Deserts Arround The World

What Are Deserts? Deserts are areas that are characterized by having little and unpredictable rainfall; less than 250 mm/year. The result is scarcity of plant and animal life. The Koppen [1] system of climate classification relates the definition of a desert to plant and animals by characterizing a desert as a place where more water would be lost through evaporation than gained from precipitation[2]. Deserts are not static; they are constantly expanding and contracting with changes in the climate and landscape.

They are one of the most extensive environments on the planet, comprising up to 0% of the terrestrial surface [3]. Deserts are also natural laboratories in which to study the interactions of wind and sometimes water on the arid surfaces of planets. They contain valuable mineral deposits that were formed in the arid environment or that were exposed by erosion. Because deserts are dry, they are ideal places for human artifacts and fossils to be preserved. Deserts are also fragile environments. The misuse of these lands is a serious and growing problem in parts of our world.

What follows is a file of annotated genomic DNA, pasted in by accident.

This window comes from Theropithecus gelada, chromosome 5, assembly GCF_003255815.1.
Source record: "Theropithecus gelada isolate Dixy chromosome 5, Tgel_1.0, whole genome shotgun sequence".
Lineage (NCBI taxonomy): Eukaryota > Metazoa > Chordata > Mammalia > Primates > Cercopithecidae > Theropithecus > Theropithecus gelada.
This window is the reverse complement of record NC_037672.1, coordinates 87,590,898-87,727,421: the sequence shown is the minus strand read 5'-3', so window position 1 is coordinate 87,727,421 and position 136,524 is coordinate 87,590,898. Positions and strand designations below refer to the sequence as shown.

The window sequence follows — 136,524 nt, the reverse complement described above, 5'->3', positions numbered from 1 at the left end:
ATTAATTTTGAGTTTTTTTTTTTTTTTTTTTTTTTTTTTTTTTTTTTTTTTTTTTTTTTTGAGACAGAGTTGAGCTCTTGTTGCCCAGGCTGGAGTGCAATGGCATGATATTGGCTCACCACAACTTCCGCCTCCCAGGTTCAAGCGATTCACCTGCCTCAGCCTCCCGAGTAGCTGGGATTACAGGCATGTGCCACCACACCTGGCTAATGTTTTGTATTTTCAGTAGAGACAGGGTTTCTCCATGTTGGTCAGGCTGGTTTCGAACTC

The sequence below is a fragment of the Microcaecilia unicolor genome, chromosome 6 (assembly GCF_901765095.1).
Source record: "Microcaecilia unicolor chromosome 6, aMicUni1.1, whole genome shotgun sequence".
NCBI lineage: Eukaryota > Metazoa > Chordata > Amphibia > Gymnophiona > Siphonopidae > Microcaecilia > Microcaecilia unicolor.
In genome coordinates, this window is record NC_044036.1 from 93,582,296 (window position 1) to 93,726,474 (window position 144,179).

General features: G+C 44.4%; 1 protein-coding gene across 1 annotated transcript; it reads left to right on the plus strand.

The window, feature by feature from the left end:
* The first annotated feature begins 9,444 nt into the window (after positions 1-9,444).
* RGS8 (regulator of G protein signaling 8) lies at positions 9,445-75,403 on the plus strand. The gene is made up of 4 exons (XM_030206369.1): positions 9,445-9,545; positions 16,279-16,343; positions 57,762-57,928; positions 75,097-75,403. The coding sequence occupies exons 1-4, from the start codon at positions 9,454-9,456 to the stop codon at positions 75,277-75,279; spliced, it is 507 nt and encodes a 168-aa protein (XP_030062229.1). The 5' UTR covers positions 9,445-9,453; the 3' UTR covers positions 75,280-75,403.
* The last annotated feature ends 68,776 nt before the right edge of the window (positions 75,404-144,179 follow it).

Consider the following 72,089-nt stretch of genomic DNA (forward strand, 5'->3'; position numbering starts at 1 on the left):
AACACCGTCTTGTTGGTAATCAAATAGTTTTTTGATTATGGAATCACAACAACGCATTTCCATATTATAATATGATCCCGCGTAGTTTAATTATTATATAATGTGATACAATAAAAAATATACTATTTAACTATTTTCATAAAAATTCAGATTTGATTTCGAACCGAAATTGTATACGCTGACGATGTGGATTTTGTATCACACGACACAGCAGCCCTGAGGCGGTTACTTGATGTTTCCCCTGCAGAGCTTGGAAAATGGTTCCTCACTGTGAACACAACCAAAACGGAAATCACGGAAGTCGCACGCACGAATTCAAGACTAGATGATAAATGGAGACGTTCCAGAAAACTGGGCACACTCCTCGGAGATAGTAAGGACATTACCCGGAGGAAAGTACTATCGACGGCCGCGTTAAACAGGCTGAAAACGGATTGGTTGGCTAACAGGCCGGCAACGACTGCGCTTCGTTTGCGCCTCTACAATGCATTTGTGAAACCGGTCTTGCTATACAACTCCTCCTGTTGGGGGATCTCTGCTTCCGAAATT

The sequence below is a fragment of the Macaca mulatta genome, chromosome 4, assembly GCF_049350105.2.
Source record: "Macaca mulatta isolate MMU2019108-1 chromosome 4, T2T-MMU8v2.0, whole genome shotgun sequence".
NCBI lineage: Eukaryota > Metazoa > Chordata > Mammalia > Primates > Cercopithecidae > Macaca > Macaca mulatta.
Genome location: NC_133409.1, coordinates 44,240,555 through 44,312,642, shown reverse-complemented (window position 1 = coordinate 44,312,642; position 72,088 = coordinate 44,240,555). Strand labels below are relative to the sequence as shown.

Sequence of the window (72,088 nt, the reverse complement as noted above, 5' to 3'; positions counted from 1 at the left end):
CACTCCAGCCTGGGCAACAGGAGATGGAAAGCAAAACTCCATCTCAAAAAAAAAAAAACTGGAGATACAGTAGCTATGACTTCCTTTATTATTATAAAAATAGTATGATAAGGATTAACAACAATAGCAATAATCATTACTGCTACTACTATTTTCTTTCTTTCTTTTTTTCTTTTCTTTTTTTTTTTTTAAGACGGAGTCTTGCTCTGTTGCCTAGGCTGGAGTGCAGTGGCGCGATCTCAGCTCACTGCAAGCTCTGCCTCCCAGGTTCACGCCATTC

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Approximately one-third of the Earth’s land surface is desert, arid land with meager ainfall that supports only sparse vegetation and a limited population of people and animals. Deserts have also been portrayed as fascinating environments of adventure and exploration from narratives such as that of Lawrence of Arabia to movies such as “Dune. ” These arid regions are called deserts because they are dry. They may be hot, they may be cold. They may be regions of sand or vast areas of rocks and gravel peppered with occasional plants. But deserts are always dry. [4] Features of Deserts Lack of water is the fundamental factor in defining a desert.